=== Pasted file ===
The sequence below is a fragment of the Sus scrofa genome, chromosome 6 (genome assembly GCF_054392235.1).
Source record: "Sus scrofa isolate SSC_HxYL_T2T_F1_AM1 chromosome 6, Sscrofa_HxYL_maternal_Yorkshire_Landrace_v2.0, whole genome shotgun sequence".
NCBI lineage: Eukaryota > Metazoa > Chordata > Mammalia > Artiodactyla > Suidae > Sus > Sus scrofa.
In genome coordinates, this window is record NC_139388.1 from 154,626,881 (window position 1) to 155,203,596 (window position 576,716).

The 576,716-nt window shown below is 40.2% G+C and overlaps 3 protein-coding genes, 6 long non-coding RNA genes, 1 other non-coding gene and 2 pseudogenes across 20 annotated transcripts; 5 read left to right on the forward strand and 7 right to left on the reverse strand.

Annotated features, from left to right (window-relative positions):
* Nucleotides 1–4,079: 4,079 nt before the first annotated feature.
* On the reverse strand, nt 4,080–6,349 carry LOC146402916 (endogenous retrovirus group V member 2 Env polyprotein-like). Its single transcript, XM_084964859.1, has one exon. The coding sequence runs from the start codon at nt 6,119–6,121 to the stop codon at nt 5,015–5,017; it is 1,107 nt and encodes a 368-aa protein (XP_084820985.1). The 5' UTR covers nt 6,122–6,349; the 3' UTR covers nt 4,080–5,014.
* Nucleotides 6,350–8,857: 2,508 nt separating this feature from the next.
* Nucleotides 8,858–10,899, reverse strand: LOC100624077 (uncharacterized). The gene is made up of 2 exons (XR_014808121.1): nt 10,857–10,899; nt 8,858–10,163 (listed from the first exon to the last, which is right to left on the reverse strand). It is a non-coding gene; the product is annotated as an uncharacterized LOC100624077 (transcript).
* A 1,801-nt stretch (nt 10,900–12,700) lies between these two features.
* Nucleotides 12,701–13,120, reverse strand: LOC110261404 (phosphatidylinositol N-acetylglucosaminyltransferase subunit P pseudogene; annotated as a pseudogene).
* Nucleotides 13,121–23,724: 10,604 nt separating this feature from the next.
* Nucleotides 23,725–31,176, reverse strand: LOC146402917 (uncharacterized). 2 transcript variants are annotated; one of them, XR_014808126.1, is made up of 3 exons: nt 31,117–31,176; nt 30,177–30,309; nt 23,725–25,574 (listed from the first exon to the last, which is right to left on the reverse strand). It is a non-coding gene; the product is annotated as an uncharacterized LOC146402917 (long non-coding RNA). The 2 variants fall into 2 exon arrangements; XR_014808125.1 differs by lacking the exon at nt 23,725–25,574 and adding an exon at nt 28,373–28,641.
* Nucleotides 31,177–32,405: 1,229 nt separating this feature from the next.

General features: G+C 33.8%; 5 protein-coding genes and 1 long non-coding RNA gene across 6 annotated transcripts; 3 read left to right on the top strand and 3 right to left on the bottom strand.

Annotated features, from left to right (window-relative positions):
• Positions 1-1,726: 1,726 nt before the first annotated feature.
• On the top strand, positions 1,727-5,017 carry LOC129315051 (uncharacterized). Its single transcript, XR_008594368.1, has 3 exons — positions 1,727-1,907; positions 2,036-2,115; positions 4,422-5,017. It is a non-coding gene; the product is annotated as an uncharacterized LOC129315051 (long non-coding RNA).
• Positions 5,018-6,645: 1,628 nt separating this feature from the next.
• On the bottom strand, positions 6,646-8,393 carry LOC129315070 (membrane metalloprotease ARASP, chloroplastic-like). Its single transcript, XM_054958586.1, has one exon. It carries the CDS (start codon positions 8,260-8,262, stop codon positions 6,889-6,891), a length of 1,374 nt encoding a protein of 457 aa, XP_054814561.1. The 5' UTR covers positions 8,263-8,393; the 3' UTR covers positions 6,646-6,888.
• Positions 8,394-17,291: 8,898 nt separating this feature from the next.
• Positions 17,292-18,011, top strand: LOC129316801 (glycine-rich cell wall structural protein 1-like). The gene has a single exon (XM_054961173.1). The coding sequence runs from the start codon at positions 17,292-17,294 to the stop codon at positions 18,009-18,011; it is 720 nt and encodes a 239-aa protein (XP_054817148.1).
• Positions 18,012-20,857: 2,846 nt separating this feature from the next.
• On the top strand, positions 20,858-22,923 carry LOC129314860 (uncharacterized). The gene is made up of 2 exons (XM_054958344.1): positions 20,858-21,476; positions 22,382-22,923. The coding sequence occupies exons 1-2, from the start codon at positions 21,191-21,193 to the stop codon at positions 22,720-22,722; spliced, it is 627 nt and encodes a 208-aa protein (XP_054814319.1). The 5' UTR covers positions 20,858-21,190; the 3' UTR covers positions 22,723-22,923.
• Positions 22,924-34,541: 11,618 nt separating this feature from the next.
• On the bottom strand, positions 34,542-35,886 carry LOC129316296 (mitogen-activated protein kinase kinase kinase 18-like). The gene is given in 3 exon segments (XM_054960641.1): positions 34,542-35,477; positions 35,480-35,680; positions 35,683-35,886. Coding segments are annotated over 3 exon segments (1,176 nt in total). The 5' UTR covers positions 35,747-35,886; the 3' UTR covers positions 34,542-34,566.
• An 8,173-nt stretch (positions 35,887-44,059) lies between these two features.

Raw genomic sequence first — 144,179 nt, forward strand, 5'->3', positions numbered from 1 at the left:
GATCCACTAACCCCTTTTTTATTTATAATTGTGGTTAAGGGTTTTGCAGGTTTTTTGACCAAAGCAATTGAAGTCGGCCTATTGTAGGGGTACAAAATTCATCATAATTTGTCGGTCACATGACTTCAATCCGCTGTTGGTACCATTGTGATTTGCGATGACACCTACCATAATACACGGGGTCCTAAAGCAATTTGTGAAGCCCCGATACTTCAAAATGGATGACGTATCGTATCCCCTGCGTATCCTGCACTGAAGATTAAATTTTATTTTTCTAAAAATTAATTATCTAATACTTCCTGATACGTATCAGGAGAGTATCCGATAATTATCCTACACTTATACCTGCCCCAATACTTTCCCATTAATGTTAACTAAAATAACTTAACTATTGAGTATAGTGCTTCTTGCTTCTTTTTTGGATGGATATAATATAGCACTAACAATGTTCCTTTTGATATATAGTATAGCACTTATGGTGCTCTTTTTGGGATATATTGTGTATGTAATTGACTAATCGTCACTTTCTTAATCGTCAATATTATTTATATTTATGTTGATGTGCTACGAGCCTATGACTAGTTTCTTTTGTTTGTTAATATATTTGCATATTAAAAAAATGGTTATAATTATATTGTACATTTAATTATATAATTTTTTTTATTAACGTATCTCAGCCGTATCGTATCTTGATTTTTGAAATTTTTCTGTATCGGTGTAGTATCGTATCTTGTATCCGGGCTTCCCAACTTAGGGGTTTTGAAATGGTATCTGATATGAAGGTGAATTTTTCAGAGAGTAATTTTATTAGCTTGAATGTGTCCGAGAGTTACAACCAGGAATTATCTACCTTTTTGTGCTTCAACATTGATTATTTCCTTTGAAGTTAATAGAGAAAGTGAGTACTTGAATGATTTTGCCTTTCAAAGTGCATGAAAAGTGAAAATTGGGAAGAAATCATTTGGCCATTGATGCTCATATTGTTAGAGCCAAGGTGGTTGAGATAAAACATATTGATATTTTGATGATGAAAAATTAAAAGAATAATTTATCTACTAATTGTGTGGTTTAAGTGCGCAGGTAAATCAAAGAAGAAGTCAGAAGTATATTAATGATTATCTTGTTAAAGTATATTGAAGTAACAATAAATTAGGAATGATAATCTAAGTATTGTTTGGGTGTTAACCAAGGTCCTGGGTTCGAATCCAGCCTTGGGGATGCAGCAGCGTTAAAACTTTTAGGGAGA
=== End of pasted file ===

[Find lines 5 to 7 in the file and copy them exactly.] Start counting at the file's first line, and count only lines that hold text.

The 576,716-nt window shown below is 40.2% G+C and overlaps 3 protein-coding genes, 6 long non-coding RNA genes, 1 other non-coding gene and 2 pseudogenes across 20 annotated transcripts; 5 read left to right on the forward strand and 7 right to left on the reverse strand.

Annotated features, from left to right (window-relative positions):
* Nucleotides 1–4,079: 4,079 nt before the first annotated feature.